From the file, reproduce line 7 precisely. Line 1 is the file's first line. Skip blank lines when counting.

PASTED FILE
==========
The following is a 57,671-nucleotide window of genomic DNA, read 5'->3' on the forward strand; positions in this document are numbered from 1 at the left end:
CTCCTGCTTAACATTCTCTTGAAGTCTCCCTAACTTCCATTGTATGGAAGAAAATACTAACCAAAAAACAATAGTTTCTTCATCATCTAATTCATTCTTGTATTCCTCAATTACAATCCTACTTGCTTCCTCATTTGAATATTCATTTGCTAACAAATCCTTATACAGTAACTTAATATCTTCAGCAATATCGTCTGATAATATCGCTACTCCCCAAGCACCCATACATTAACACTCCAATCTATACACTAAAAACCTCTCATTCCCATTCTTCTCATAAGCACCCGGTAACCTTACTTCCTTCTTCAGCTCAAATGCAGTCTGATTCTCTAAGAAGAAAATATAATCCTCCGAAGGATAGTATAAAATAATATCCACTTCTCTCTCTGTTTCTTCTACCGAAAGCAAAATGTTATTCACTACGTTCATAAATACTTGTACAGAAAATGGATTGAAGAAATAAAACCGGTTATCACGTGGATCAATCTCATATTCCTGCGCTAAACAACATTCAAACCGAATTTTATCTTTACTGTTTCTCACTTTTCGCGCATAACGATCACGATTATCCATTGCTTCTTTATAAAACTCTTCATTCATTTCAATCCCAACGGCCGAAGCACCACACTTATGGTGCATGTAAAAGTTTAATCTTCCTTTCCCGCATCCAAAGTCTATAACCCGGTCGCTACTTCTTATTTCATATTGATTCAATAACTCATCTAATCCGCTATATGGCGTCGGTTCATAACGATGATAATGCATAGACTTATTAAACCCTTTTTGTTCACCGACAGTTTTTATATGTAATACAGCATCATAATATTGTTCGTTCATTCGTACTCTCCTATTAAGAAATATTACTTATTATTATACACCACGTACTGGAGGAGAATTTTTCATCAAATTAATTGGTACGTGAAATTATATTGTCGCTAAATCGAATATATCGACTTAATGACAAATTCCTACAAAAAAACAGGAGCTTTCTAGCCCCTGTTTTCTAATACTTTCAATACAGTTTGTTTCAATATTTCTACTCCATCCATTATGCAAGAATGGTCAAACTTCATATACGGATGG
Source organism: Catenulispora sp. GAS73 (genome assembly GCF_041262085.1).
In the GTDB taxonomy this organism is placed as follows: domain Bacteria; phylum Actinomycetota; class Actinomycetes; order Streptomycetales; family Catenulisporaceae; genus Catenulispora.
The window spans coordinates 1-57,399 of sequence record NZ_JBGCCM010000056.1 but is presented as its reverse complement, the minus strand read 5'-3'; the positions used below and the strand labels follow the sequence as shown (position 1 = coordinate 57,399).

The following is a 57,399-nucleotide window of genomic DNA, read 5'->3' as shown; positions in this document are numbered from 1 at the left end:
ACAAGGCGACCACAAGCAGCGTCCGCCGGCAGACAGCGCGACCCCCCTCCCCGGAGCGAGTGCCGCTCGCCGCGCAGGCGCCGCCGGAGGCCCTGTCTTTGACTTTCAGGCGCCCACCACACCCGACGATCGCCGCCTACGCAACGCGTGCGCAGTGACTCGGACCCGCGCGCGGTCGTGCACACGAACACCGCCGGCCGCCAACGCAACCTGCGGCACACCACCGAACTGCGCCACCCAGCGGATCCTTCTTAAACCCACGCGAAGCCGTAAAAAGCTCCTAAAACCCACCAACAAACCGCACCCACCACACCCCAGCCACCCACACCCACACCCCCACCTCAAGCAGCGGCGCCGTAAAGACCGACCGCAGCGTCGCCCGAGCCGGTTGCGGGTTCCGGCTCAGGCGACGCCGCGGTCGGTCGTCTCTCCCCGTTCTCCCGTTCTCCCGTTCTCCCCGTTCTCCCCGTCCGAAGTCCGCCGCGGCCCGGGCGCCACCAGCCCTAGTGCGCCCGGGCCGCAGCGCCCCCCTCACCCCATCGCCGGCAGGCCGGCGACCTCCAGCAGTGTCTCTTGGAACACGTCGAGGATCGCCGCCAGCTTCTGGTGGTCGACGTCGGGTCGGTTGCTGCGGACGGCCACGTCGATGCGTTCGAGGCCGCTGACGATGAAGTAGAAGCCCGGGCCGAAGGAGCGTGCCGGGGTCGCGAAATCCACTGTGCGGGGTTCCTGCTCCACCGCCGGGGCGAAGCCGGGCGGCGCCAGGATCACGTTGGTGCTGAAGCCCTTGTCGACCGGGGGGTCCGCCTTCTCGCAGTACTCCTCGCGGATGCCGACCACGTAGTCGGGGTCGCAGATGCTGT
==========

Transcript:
ACAAGGCGACCACAAGCAGCGTCCGCCGGCAGACAGCGCGACCCCCCTCCCCGGAGCGAGTGCCGCTCGCCGCGCAGGCGCCGCCGGAGGCCCTGTCTTTGACTTTCAGGCGCCCACCACACCCGACGATCGCCGCCTACGCAACGCGTGCGCAGTGACTCGGACCCGCGCGCGGTCGTGCACACGAACACCGCCGGCCGCCAACGCAACCTGCGGCACACCACCGAACTGCGCCACCCAGCGGATCCTTCTTAAACCCACGCGAAGCCGTAAAAAGCTCCTAAAACCCACCAACAAACCGCACCCACCACACCCCAGCCACCCACACCCACACCCCCACCTCAAGCAGCGGCGCCGTAAAGACCGACCGCAGCGTCGCCCGAGCCGGTTGCGGGTTCCGGCTCAGGCGACGCCGCGGTCGGTCGTCTCTCCCCGTTCTCCCGTTCTCCCGTTCTCCCCGTTCTCCCCGTCCGAAGTCCGCCGCGGCCCGGGCGCCACCAGCCCTAGTGCGCCCGGGCCGCAGCGCCCCCCTCACCCCATCGCCGGCAGGCCGGCGACCTCCAGCAGTGTCTCTTGGAACACGTCGAGGATCGCCGCCAGCTTCTGGTGGTCGACGTCGGGTCGGTTGCTGCGGACGGCCACGTCGATGCGTTCGAGGCCGCTGACGATGAAGTAGAAGCCCGGGCCGAAGGAGCGTGCCGGGGTCGCGAAATCCACTGTGCGGGGTTCCTGCTCCACCGCCGGGGCGAAGCCGGGCGGCGCCAGGATCACGTTGGTGCTGAAGCCCTTGTCGACCGGGGGGTCCGCCTTCTCGCAGTACTCCTCGCGGATGCCGACCACGTAGTCGGGGTCGCAGATGCTGT